Recent shrug pattern featured in Threads....which issue...did you make it?
It is issue 85, pages 80 - 81, but I didn't make it.
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Edited 10/30/2005 12:27 pm ET by paddyscar
Thanks so much!
The most recent article was September 2005 #120 (with the pins on the cover) pgs. 52 & 53. I made the Dancers Sweater out of a "corded" fleece. Everyone in my sewing guild really liked it and had to have a pattern. I found the sleeves a little snug and could have used a bit more room in the body. It was not as loose, using the dimensions in the article, as the one in the picture and the sleeves were not as long. The next one will be a little larger. There wasn't a seam allowance given so I may have used more than I should. Really was quick to make.
Thanks for the reference info.
I have tried some of the quick patterns from before and learned that the dimensions are sometimes wrong. I don't know what qa process Threads uses to test its items so it may be as simple as a reference point (the patterns is set up for a size 4 waif). I work in IT as a tester and we do root cause analysis all the time on errors we find. I may go into the contact-us portion of the web site and make some suggestions.
I have this really bizare knit that has a bumpy texture. I have just enough for the shrug to do one for my daughter. Having been burned once before, I don't assume the dimensions are right for what I want to make.
Again thanks for the response.
In the case of the shrugs, we simply tried them on everyone on staff. They fit all of us, from a size two (average height) to a petite plus, to a broad-shouldered size 12, and a curvy size 10. Of course, they didn't fit us all the same, but we felt that the given dimensions would accomodate most people who fall into the size small-to-medium range.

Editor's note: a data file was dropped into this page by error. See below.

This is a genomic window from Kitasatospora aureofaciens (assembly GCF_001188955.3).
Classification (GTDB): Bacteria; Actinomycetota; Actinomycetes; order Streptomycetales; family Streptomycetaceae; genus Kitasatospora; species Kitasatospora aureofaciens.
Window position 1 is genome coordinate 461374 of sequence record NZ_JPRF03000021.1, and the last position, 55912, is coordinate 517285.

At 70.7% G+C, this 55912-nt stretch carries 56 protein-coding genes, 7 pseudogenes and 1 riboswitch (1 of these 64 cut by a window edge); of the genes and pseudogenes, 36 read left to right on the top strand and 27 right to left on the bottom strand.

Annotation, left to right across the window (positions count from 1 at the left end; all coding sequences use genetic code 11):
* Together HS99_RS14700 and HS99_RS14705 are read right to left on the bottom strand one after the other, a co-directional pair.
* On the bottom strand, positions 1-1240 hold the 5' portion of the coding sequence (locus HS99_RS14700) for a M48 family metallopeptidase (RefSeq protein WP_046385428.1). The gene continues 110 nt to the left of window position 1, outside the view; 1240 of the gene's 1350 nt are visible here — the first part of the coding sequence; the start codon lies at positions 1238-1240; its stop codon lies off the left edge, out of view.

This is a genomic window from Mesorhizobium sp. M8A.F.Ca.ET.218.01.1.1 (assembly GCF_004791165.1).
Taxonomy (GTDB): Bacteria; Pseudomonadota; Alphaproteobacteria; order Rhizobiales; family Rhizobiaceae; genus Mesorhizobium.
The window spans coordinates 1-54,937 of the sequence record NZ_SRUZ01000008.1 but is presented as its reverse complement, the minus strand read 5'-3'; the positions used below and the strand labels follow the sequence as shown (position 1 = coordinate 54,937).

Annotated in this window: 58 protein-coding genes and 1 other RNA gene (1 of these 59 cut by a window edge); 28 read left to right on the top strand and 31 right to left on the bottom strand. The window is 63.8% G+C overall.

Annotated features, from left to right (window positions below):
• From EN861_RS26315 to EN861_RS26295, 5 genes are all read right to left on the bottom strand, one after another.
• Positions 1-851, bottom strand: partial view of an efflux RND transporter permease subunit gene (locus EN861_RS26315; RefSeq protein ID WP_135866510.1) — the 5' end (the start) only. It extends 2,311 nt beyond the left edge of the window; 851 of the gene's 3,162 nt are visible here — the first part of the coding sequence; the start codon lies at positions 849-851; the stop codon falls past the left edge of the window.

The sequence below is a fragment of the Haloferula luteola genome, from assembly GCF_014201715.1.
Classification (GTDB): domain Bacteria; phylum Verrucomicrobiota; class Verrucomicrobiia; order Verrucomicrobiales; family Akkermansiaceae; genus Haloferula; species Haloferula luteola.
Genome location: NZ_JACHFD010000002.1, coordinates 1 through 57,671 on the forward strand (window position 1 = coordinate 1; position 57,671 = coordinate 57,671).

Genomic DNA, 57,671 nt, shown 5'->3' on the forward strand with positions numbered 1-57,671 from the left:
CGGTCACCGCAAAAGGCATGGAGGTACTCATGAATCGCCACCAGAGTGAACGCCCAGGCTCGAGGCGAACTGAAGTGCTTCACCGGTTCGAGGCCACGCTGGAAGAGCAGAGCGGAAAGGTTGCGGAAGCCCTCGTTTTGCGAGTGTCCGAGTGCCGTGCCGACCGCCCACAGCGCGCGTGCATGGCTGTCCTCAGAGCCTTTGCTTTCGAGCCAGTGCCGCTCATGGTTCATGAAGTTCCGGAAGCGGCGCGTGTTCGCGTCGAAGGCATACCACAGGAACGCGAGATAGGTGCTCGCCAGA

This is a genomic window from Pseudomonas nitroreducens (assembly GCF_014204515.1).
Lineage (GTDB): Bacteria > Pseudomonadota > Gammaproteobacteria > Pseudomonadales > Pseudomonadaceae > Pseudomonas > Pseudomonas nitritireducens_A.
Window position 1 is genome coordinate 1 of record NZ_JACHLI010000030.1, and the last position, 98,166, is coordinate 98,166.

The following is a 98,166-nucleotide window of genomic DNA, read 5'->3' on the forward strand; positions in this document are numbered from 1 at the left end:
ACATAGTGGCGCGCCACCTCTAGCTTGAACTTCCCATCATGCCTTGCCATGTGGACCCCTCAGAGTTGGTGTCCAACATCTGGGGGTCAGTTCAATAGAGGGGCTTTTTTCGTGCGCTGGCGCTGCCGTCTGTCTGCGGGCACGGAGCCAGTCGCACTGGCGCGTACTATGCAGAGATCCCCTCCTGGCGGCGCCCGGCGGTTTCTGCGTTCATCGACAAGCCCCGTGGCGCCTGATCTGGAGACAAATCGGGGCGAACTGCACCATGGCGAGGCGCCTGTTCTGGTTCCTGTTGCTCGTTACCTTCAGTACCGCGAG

Of course, depending on your fabric and your fit preferences, you should adjust the dimensions given to get the look you want. I personally prefer a smaller size than what's given in the article for the dancer's sweater, but the kimono style looks good as written. It's pretty easy to stitch them a little bigger or smaller--try pinning the shrug together first and see how you like the fit, then baste if you like. The fabric makes a big difference to the fit, so don't assume that if you like it one size in a slinky knit, you'll like it that size in a fluffy, wooly knit.
Thanks for the insight into the target size you use. I would have quessed so from my previous experience.
My daughter is in South Korea so I don't have the body to fit to. The truth is that we sew not only for the creativity but also because our bodies are not to the 'standard'. Her arms and shoulders just happen to be one of several places where I need to confirm fit and ease.
My quess is that the ease allowed was minimal, with the target fabric being a really stretchy knit. As for whether your audience is small to medium, that's a different question. The target comments were not meant as a criticism. Think of it as process improvement. Plan/Do/Study/Act.
I've been a subscriber since you started, and will continue to read your magazine with interest and delight. Thanks again for the info.
The shrug that Anna Mazur designed is based on the dimensions of a RTW piece that she'd seen in a store, marked "one size fits all." Well, we all know that's rarely true, so it's great to be able to increase or decrease the arm-span measurement, or make a shorter back-waist length, or open or close the body opening depending on your body type. I found that if I adjust the dimensions a little bit and use a knit with enough stretch, I can close the shrug at center front with a button or two without it pulling unattractively across the bust. Now that I think of it, I've got some nice sweater knits stored away that I should shrugify, since it's getting pretty chilly here!
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